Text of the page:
2016-07-14T18:56:01.31-0400 [App/0]      ERR Content-Type: application/json;charset=UTF-8
2016-07-14T18:56:01.31-0400 [App/0]      ERR X-Cf-Applicationid: f1f2b239-d26c-4fd9-9a7a-8d0aca91e17d
2016-07-14T18:56:01.31-0400 [App/0]      ERR X-Cf-Instanceid: 81b4f26753aa4253844f03b8276cb84496a748f7570f4b7ba6c04bce028e1f5b
2016-07-14T18:56:01.31-0400 [App/0]      ERR X-Cf-Requestid: bd01af62-8e4b-4c0e-7fe8-4afd108582f5
2016-07-14T18:56:01.31-0400 [App/0]      ERR X-Forwarded-For:,
2016-07-14T18:56:01.31-0400 [App/0]      ERR X-Forwarded-Proto: http
2016-07-14T18:56:01.31-0400 [App/0]      ERR X-Request-Start: 1468536961307
2016-07-14T18:56:01.31-0400 [App/0]      ERR X-Vcap-Request-Id: b2d43ea3-3537-43a5-7ac0-02ed197d001f
2016-07-14T18:56:01.31-0400 [App/0]      ERR Accept-Encoding: gzip
2016-07-14T18:56:01.31-0400 [App/0]      ERR 1
2016-07-14T18:56:01.31-0400 [App/0]      ERR {
2016-07-14T18:56:01.31-0400 [App/0]      ERR 10d
2016-07-14T18:56:01.31-0400 [App/0]      ERR "orgUUID":"2bc11e2a-5b04-4fb1-967c-9d78b529a670","source":"","callback":""}
2016-07-14T18:56:01.31-0400 [App/0]      ERR 0
2016-07-14T18:56:01.71-0400 [RTR/0]      OUT - [14/07/2016:22:56:01 +0000] "POST /rest/downloader/requests HTTP/1.1" 200 270 1488 "-" "Java/1.8.0_65-" x_forwarded_for:"" x_forwarded_proto:"http" vcap_request_id:b2d43ea3-3537-43a5-7ac0-02ed197d001f response_time:0.404644956 app_id:f1f2b239-d26c-4fd9-9a7a-8d0aca91e17d
2016-07-14T18:56:01.71-0400 [App/0]      ERR request took 399.586 ms
2016-07-14T18:56:01.71-0400 [App/0]      ERR HTTP/1.1 200 OK
2016-07-14T18:56:01.71-0400 [App/0]      ERR Content-Length: 1488
2016-07-14T18:56:01.71-0400 [App/0]      ERR Cache-Control: no-cache, no-store, max-age=0, must-revalidate
2016-07-14T18:56:01.71-0400 [App/0]      ERR Connection: keep-alive
2016-07-14T18:56:01.71-0400 [App/0]      ERR Content-Type: application/json;charset=UTF-8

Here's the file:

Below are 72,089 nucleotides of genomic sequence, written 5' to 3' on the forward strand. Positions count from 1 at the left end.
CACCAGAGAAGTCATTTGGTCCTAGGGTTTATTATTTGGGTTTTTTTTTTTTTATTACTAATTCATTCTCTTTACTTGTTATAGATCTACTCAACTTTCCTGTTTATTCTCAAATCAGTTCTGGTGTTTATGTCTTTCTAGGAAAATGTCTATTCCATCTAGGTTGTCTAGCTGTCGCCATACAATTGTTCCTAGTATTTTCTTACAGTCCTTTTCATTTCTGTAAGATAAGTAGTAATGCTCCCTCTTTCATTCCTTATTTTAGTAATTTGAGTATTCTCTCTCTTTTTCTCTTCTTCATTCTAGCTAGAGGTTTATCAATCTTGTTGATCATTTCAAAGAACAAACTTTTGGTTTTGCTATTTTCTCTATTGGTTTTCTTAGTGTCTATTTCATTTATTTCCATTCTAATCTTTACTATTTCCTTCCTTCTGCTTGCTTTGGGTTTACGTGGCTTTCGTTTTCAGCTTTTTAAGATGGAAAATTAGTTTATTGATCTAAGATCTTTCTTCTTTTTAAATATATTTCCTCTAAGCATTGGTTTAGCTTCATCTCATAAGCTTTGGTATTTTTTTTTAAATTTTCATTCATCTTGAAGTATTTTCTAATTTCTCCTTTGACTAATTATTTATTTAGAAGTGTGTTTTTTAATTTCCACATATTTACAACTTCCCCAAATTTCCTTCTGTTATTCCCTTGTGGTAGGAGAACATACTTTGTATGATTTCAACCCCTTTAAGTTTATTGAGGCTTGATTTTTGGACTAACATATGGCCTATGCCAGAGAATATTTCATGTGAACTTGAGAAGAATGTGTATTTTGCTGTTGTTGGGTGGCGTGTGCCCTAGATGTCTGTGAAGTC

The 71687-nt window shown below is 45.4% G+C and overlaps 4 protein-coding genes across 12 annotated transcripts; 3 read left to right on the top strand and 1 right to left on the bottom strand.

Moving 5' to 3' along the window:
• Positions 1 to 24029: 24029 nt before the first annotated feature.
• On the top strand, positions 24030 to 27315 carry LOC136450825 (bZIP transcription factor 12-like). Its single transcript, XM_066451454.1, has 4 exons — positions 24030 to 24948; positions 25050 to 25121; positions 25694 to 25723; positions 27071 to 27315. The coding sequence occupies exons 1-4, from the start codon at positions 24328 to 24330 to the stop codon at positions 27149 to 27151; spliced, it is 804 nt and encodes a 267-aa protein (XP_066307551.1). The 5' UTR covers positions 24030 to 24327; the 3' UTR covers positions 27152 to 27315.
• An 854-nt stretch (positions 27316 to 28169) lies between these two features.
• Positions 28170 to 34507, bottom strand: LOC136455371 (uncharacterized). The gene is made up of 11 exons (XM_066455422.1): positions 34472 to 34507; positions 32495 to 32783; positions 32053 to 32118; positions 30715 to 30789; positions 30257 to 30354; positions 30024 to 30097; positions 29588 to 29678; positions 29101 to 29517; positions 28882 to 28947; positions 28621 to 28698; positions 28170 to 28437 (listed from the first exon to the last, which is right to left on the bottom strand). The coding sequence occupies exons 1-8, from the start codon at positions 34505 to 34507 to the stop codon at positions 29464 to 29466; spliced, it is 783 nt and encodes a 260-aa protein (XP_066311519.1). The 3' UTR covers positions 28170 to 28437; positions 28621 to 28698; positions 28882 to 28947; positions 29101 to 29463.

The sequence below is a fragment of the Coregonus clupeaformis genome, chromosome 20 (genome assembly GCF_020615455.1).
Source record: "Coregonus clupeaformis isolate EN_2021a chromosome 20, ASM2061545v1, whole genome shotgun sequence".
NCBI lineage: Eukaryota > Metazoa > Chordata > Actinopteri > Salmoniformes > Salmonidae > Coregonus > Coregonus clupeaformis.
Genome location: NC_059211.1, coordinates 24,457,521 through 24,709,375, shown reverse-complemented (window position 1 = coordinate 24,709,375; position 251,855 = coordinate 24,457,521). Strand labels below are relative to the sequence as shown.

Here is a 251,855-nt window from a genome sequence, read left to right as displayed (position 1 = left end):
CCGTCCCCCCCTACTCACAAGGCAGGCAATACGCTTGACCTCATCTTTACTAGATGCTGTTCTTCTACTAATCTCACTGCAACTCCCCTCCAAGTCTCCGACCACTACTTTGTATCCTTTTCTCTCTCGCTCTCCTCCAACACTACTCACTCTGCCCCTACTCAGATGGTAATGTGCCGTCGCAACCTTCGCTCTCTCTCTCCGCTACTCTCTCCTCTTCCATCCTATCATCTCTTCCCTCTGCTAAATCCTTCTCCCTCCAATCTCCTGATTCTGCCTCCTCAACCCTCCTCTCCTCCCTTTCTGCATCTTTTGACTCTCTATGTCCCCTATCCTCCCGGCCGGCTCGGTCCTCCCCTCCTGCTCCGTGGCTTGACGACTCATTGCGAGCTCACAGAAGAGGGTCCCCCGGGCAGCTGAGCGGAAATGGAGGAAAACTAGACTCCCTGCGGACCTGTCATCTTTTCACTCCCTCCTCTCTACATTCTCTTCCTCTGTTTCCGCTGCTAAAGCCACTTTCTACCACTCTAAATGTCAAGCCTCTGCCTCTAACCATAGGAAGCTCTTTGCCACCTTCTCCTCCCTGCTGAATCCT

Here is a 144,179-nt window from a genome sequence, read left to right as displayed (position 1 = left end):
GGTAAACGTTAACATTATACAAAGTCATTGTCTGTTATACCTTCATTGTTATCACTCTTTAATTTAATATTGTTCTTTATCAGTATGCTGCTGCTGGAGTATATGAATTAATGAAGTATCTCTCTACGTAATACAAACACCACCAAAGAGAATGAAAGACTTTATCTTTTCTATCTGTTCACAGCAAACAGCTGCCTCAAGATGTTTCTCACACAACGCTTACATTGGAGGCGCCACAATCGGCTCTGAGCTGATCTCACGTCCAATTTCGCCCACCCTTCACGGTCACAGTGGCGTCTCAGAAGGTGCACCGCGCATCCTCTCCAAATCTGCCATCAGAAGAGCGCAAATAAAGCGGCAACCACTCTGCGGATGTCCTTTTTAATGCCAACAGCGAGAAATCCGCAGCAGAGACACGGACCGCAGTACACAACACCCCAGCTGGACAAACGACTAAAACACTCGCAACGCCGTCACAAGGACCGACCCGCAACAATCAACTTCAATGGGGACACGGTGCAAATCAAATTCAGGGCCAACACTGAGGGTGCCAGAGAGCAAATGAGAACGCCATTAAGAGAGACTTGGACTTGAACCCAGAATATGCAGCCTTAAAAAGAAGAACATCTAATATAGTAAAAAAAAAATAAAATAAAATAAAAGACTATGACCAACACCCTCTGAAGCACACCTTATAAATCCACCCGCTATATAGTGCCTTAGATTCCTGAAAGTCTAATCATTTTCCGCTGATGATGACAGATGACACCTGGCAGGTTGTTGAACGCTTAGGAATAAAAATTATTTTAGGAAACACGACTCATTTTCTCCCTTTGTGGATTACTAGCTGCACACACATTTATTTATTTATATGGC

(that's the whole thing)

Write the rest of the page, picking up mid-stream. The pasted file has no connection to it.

2016-07-14T18:56:01.71-0400 [App/0]      ERR Date: Thu, 14 Jul 2016 22:56:15 GMT
2016-07-14T18:56:01.71-0400 [App/0]      ERR Expires: 0
2016-07-14T18:56:01.71-0400 [App/0]      ERR Pragma: no-cache
2016-07-14T18:56:01.71-0400 [App/0]      ERR Server: nginx/1.11.1
2016-07-14T18:56:01.71-0400 [App/0]      ERR X-Application-Context: api:cloud,multitenant-hdfs,proxy:0
2016-07-14T18:56:01.71-0400 [App/0]      ERR X-Cf-Requestid: bd01af62-8e4b-4c0e-7fe8-4afd108582f5
2016-07-14T18:56:01.71-0400 [App/0]      ERR X-Content-Type-Options: nosniff
2016-07-14T18:56:01.71-0400 [App/0]      ERR X-Frame-Options: DENY
2016-07-14T18:56:01.71-0400 [App/0]      ERR X-Xss-Protection: 1; mode=block
2016-07-14T18:56:01.71-0400 [App/0]      ERR {"source":"","callback":"","id":"51","state":"IN_PROGRESS","downloadedBytes":0,"savedObjectId":null,"objectStoreId":null,"token":"REDACTEDFORBLOGPOST"}
2016-07-14T18:56:01.71-0400 [App/0]      ERR receive response took 0.007 ms
2016-07-14T18:56:01.71-0400 [App/0]      ERR send response took 2.039 ms

There you have it – You can leave this running as-is if it performs well enough, or you can even just re-map the original route back to your API, leaving Gotcha waiting in limbo until you need him again for more MiTM hijinks!